Woodin, as a major beneficiary of the capitalist system (he had headed a huge company, ACF, that manufactured railway locomotives and rolling stock), favored honoring its obligations to its creditors at any cost. Whenever FDR brought up going off the gold standard by imposing controls on ownership of gold or raising the dollar price of gold – i.e., devaluing the dollar – Woodin would say: "Oh no, Governor, not that again!" (Woodin called him Governor even after FDR became President.)

In due course, FDR prohibited private ownership of gold and in 1934 devalued the dollar, a lot.

Tsakalotos has taken the position that Greece is better off staying within the eurozone. For Greece, that is the equivalent of staying on the gold standard.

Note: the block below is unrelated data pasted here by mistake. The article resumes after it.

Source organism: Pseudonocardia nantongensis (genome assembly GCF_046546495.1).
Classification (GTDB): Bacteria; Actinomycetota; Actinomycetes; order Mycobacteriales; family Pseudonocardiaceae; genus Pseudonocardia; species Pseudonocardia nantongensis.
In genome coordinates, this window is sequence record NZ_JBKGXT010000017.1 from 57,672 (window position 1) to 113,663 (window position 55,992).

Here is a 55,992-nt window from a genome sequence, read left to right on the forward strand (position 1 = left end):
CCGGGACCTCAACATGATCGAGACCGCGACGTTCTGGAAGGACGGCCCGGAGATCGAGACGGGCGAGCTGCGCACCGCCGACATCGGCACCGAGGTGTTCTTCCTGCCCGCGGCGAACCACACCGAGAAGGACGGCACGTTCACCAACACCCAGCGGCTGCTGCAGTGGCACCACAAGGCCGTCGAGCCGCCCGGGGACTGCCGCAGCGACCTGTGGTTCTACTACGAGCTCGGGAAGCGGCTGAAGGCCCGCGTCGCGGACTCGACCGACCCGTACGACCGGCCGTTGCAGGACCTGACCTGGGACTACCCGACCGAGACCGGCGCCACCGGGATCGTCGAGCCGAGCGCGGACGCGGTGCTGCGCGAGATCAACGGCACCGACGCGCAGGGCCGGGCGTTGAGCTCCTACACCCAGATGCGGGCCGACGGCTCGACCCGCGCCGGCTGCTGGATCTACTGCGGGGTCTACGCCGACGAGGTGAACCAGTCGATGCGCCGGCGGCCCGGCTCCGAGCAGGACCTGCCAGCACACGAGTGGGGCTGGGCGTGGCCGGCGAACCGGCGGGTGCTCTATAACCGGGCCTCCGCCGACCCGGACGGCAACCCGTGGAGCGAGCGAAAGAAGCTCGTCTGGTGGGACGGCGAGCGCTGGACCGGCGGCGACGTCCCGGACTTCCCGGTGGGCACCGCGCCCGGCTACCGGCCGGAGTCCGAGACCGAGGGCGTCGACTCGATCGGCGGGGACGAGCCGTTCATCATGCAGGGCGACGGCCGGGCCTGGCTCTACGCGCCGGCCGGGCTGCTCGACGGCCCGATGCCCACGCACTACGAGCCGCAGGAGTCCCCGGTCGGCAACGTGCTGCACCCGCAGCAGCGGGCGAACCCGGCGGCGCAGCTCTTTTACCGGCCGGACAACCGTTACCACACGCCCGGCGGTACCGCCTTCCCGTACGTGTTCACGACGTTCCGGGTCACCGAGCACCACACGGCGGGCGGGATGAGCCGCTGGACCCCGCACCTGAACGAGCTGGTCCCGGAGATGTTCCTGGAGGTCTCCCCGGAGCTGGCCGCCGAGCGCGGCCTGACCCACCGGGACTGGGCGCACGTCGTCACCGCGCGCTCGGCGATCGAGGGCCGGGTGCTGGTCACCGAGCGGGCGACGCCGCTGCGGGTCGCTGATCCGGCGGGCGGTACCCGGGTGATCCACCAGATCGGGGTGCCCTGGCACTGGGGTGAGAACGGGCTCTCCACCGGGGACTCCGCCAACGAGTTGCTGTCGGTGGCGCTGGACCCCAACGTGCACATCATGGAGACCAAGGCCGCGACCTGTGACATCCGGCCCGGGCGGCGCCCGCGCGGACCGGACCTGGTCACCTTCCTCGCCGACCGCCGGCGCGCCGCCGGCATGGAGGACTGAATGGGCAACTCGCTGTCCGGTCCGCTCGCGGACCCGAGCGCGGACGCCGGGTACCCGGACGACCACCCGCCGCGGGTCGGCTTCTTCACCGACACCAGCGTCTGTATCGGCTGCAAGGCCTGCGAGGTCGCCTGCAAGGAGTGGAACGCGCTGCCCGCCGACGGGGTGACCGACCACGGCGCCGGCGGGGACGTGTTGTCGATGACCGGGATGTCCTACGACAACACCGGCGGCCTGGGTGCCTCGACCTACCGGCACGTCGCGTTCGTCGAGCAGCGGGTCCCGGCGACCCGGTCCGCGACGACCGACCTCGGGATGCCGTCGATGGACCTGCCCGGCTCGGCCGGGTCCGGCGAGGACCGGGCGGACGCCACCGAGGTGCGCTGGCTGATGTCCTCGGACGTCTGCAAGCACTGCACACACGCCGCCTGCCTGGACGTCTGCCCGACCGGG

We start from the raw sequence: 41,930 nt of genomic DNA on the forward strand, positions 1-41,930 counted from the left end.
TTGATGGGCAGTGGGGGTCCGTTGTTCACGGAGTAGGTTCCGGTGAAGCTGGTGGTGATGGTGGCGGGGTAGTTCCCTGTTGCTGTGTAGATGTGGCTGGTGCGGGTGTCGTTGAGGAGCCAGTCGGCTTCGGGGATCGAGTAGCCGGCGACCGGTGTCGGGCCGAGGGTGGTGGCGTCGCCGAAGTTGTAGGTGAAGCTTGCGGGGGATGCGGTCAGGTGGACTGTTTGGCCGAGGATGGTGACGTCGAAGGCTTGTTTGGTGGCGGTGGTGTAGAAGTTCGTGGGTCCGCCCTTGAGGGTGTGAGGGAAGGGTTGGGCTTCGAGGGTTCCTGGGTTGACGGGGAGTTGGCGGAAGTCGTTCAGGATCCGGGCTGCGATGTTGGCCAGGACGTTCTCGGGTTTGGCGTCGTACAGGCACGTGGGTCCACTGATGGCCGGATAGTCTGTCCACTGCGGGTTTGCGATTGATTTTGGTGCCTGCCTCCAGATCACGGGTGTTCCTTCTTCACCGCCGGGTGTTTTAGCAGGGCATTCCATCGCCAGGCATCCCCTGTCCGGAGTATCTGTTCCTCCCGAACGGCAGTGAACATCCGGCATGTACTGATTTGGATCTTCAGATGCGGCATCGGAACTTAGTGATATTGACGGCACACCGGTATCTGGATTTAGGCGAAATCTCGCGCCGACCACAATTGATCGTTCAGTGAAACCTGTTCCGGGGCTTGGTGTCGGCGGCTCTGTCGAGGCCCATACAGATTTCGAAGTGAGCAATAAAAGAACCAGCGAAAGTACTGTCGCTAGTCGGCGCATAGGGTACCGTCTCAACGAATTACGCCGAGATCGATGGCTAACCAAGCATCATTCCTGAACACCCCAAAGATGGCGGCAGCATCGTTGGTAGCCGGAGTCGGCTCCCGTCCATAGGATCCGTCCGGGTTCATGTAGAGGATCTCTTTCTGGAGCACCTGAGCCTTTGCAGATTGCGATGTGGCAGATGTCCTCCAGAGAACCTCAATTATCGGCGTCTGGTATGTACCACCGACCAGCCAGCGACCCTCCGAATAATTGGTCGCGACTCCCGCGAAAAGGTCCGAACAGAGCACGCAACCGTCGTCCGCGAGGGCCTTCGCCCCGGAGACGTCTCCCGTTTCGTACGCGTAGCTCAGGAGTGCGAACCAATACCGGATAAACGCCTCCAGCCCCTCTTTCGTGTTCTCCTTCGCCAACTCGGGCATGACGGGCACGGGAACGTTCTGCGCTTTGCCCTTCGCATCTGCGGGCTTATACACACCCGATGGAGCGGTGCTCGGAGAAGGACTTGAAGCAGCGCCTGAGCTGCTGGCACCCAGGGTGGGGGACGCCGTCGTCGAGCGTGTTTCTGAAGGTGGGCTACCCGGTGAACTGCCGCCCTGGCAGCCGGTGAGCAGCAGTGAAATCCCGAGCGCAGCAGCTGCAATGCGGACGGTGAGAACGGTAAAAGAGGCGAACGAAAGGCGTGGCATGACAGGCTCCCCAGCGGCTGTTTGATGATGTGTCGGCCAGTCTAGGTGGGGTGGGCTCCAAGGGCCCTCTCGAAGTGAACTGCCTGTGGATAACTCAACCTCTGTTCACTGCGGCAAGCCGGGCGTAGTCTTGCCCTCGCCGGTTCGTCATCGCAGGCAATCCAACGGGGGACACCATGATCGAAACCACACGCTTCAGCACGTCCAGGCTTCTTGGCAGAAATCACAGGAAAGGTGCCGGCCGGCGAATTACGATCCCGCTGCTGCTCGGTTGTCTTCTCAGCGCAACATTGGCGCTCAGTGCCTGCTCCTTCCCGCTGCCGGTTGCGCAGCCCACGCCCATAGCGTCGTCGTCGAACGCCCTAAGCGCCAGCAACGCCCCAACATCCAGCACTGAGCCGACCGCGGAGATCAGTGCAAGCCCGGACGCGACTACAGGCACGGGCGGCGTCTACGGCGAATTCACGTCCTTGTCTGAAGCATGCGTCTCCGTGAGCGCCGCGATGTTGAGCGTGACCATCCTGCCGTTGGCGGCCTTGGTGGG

Paul Krugman has just challenged this strategy, arguing that "Greek exit from the euro may be the best of bad options," because it gives Greece more flexibility to establish job-creating policies.

If you go along with the analogy and think Greece 2015 is like USA 1933, then Krugman's argument makes sense. If you are negotiating for Greece, however, it makes sense to start quietly with the idea that you personally want your country to stay in the eurozone – and all you need from the Troika is a deal generous enough that it approximates the benefits to the Greek economy of going back to the drachma.

Saturday, July 4, 2015

GW: July 4 - Why GW's Oxonian South Rebelled (Updated Dec. 22, 2015)

What we celebrate on July 4 - the Declaration of Independence.
This day in 1776, the Second Continental Congress adopted the Declaration of Independence.


This document formally severed the colonies from the rule of the British Crown.

It laid the blame for the divorce at the feet of George III.